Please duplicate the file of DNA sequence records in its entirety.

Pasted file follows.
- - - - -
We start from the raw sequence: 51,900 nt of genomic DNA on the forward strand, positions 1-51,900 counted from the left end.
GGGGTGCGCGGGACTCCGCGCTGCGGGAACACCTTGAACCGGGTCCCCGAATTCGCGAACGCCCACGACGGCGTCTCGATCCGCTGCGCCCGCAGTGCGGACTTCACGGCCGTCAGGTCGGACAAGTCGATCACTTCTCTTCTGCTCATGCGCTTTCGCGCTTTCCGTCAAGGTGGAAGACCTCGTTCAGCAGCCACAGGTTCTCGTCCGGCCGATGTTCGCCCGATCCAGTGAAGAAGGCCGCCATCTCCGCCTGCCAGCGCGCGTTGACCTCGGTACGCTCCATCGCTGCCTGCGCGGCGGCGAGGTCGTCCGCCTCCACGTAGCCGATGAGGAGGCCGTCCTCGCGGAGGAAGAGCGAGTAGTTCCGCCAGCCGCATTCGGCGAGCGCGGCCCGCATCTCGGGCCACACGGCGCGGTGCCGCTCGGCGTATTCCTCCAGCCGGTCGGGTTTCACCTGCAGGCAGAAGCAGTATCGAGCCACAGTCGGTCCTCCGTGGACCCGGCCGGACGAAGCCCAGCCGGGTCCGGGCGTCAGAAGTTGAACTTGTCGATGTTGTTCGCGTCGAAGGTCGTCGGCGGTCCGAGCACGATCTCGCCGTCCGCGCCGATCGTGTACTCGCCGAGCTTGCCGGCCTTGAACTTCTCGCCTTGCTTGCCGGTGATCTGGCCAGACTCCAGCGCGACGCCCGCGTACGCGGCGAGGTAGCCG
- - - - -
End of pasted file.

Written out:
We start from the raw sequence: 51,900 nt of genomic DNA on the forward strand, positions 1-51,900 counted from the left end.
GGGGTGCGCGGGACTCCGCGCTGCGGGAACACCTTGAACCGGGTCCCCGAATTCGCGAACGCCCACGACGGCGTCTCGATCCGCTGCGCCCGCAGTGCGGACTTCACGGCCGTCAGGTCGGACAAGTCGATCACTTCTCTTCTGCTCATGCGCTTTCGCGCTTTCCGTCAAGGTGGAAGACCTCGTTCAGCAGCCACAGGTTCTCGTCCGGCCGATGTTCGCCCGATCCAGTGAAGAAGGCCGCCATCTCCGCCTGCCAGCGCGCGTTGACCTCGGTACGCTCCATCGCTGCCTGCGCGGCGGCGAGGTCGTCCGCCTCCACGTAGCCGATGAGGAGGCCGTCCTCGCGGAGGAAGAGCGAGTAGTTCCGCCAGCCGCATTCGGCGAGCGCGGCCCGCATCTCGGGCCACACGGCGCGGTGCCGCTCGGCGTATTCCTCCAGCCGGTCGGGTTTCACCTGCAGGCAGAAGCAGTATCGAGCCACAGTCGGTCCTCCGTGGACCCGGCCGGACGAAGCCCAGCCGGGTCCGGGCGTCAGAAGTTGAACTTGTCGATGTTGTTCGCGTCGAAGGTCGTCGGCGGTCCGAGCACGATCTCGCCGTCCGCGCCGATCGTGTACTCGCCGAGCTTGCCGGCCTTGAACTTCTCGCCTTGCTTGCCGGTGATCTGGCCAGACTCCAGCGCGACGCCCGCGTACGCGGCGAGGTAGCCG